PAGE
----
Flash Lite versus J2ME showdown, will history repeat itself ?
Unless you've been living under a rock for the last two years, or using a Windows-based "smart" phone (with no correlation between both), you probably know that Java mobile applications are quite popular among vendors devices or operators' content delivery systems, just like ringtones, wallpapers or SMS services.
Even better, you can now find Java apps acting like ringtones or wallpapers microdelivery systems, for example photo albums allowing you to browse galeries of themed thumbnails pictures before buying the full wallpaper, or mini jukeboxes allowing you audio previewing of your favorite mainstream radio songs (sorry Apple addicts, this Motorola iTunes player will not be the wow-first-of-its-kind), sometimes also even bundling a karaoke player, if you are a really bored person, or want to impress your girlfriend because she really really liked that famous Lost in translation Roxy Music scene, you know.
Unfortunately for Sun, Japan didn't only export this weird kind of karaoke Java apps.
A little thing called Flash Lite (1.0 then 1.1) has been heavily gaining popularity in the archipel in the last two years. Then T-Mobile UK (then .de) launched around July 2004 its News Express service, a highly eye-candy Symbian+Flash Lite app allowing its customers to browse news on 3D-like floating panels. The app has now been discontinued, but it was enough to ignite the fuss on .us Macromedia Developer Forums about this blasting "flash mobile" stuff.
The Flash plugin was first not available to the public, and could not be easily extracted from the T-Mobile app. Then Macromedia decided to give the plugin for free to registered forums developers, restricting installation based on an IMEI serial number you had to send them, and this was enough to feed the happy mobile crowd, who had been playing with the mobile SDK, waiting for the real mobile plugin. In the meantime, Macromedia also hired Bill Perry, webmaster of flashdevices.net and one of the first most active Flash mobile enthusiasts as - that won't fit on a business card - "Developer Support and Content Manager for Mobile and Devices". The bomb was set up.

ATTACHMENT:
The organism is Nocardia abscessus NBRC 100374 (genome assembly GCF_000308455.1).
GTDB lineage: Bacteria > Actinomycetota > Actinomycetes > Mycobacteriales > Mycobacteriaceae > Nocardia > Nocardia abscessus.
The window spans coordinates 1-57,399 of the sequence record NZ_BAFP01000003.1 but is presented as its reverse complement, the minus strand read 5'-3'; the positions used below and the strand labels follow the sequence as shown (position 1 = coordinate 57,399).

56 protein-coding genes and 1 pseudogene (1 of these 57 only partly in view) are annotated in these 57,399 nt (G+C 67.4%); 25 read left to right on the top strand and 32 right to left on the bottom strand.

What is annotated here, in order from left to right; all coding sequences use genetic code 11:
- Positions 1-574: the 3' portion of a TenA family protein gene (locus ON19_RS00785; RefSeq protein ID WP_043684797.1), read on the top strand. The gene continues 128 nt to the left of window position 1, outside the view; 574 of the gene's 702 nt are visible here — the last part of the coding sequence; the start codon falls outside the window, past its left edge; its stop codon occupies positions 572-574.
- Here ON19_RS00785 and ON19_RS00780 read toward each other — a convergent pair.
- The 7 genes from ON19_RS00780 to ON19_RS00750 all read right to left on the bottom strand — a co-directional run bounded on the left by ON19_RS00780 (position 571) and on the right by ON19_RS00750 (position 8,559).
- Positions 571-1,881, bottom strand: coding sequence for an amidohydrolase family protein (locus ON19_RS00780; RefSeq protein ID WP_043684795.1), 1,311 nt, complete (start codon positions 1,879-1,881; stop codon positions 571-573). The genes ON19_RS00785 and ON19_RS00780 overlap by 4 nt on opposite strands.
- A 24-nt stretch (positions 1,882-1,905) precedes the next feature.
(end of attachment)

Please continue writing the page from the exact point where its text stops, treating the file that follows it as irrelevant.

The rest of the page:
It exploded at the MAX2004 conference in November, where the same Bill gave an enlightening presentation entitled "Creating Dynamic Applications with Flash Lite 1.1", still available on his web site. Later on around January 2005, Macromedia revamped their web site mobile section, giving it a real portal at www.macromedia.com/mobile, launched a contest for the Best mobile Flash application, filled their Exchange zone with winners or hobbyists apps, and began selling the plugin to developers. It's now July 2005 and things have been moving slowly but surely for Flash Lite. Nokia and Samsung are integrating 1.1, and a few european operators are now including the plugin in selected pool devices, mostly Japanese phones or Nokia Series60.
While this little background story may sound like a Macromedia apologist, this is not right. I've written a few J2ME apps for my company, and I'm happy to see Sun adding new stuff to their MIDP API. But when I first saw the T-Mobile service, and saw my first Flash Lite apps living on my Nokia 3650, sorry, but this was just too cool. The thing is that this "cool factor" is IMHO a major spot in the mobile world, especially when you target a younger audience. See these stupid Crazy DJ Frog ringtones. But Sun probably doesn't care much about this, because there is a HUGE availablity of J2ME on phones, whereas the Flash Lite plugin is still trying to gain both operators and vendors.
Still, Flash already killed the applets, and Macromedia is obviously aiming at the mobile market. They have the tools, the right people, the money (well perhaps not that much since the Adobe story), and a clear objective. And they have the brand, everyone plays Flash, everyone knows Flash, but what's that "Java" thing ? Plus Duke is not that cool.
This will be interesting to see where - or if, or when - the battlefield will take place, either on the higher ground - vendors and operators - or the lower ground - J2ME studios versus Flash studios. This is about anticipation.